Review: Ammonite

Ammonite, a romantic drama set in Lyme Regis and starring Kate Winslet and Saoirse Ronan during the 1840s sounds a bit bleak doesn’t it? Well it is. But deliberately so.

In 1840s England, palaeontologist Mary Anning and a young woman sent by her husband to convalesce by the sea develop an intense relationship. Despite the chasm between their social spheres and personalities, Mary and Charlotte discover they can each offer what the other has been searching for: the realisation that they are not alone. It is the beginning of a passionate and all-consuming love affair that will defy all social bounds and alter the course of both lives irrevocably.

There’s a scene early on in the film where Kate Winslet’s Mary Anning is on the beach in dour weather searching for the Ammonite fossils. She starts to scale a bank of sand to dig out one of her precious stones. However she slides down covered in the wet sand with nothing to show for her efforts. This unfortunately becomes an allegory for the entire film.

Ammonite on paper should absolutely be right on target, two amazing actresses, a bold study on loneliness and infatuation. More than one or two eyebrow raising scenes and some bleakly beautiful cinematography. However Francis Lee forgets one thing and that is to create any kind of chemistry to proceedings. There’s plenty of geology on hand, just nothing to feel towards the two leading characters who do more than what they can with the material presented.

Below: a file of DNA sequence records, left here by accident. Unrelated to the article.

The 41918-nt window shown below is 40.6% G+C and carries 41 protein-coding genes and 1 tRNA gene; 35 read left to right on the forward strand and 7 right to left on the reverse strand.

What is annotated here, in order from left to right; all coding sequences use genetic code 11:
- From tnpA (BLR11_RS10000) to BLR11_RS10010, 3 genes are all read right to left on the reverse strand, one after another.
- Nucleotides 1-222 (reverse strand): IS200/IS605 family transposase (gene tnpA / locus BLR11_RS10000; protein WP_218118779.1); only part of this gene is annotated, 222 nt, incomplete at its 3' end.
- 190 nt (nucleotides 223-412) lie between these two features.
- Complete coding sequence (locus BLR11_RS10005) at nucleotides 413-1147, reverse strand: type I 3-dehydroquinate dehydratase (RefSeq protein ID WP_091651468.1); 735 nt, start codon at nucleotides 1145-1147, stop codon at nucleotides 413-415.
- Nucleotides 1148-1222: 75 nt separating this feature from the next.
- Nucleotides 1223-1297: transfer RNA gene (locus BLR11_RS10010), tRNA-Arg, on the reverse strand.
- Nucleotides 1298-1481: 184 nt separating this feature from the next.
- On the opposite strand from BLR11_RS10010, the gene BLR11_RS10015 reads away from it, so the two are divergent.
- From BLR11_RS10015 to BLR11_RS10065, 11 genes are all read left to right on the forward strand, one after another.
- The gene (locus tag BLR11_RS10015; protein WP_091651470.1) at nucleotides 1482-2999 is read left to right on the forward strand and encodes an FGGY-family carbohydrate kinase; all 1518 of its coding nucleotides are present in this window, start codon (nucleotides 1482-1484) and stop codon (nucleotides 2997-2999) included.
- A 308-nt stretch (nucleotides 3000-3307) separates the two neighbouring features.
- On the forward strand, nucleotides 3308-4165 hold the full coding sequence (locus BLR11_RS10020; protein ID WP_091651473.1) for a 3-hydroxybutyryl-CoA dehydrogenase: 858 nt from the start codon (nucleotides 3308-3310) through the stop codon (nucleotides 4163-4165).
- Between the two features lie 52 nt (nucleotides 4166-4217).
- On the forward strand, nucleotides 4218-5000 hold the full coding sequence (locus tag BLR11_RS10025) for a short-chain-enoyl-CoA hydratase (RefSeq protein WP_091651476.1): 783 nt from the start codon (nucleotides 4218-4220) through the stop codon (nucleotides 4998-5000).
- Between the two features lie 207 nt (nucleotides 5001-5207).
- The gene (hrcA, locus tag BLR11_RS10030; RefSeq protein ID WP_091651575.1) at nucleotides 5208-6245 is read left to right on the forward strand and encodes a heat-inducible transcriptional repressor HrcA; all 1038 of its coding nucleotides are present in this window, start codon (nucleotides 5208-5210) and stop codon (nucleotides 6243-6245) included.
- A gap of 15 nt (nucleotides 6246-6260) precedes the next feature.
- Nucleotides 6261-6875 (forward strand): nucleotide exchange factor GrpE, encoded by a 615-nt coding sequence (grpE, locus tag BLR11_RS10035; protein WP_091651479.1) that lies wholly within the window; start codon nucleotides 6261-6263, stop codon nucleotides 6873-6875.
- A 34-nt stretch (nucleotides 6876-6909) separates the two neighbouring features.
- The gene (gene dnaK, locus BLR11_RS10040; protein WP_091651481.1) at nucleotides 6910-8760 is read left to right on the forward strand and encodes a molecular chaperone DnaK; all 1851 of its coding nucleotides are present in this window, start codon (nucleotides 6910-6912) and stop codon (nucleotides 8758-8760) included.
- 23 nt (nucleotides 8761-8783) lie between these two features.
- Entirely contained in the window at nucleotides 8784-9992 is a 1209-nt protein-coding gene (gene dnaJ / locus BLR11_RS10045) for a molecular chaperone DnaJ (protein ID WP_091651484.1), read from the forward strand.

Ammonite’s other issue, is that it is just plain dull. The film plods along wallowing in it’s own dreary backdrop, teasing that it might be about to consume you, but it simply doesn’t really go anywhere, the story is fairly linear and never tries to raise it’s head above the waves.

When the film focuses on the lonely world that Saoirse Ronan’s Charlotte, the film is at it’s most poetic. The love story which by the centre of the film is front and centre derails whatever momentum the film was building. Saoirse Ronan and Kate Winslet are known for playing complicated female roles, but here they just bubble down to the inevitable doomed lovers with little panache and all but zero connection.

Ammonite ultimately is a missed opportunity, and like the search for the sacred fossils, there’s far too much hunting for the perfect stone and when you find it, chipping away forever until you can find what you are looking for which for the most part as Kate Winslets Mary explains usually ends up being more miss than hit.

Rating: 3 out of 5.

Ammonite is headed to Digital, DVD & Blu Ray on the 11th (Digital) & 14th June (DVD & Blu Ray) respectively.


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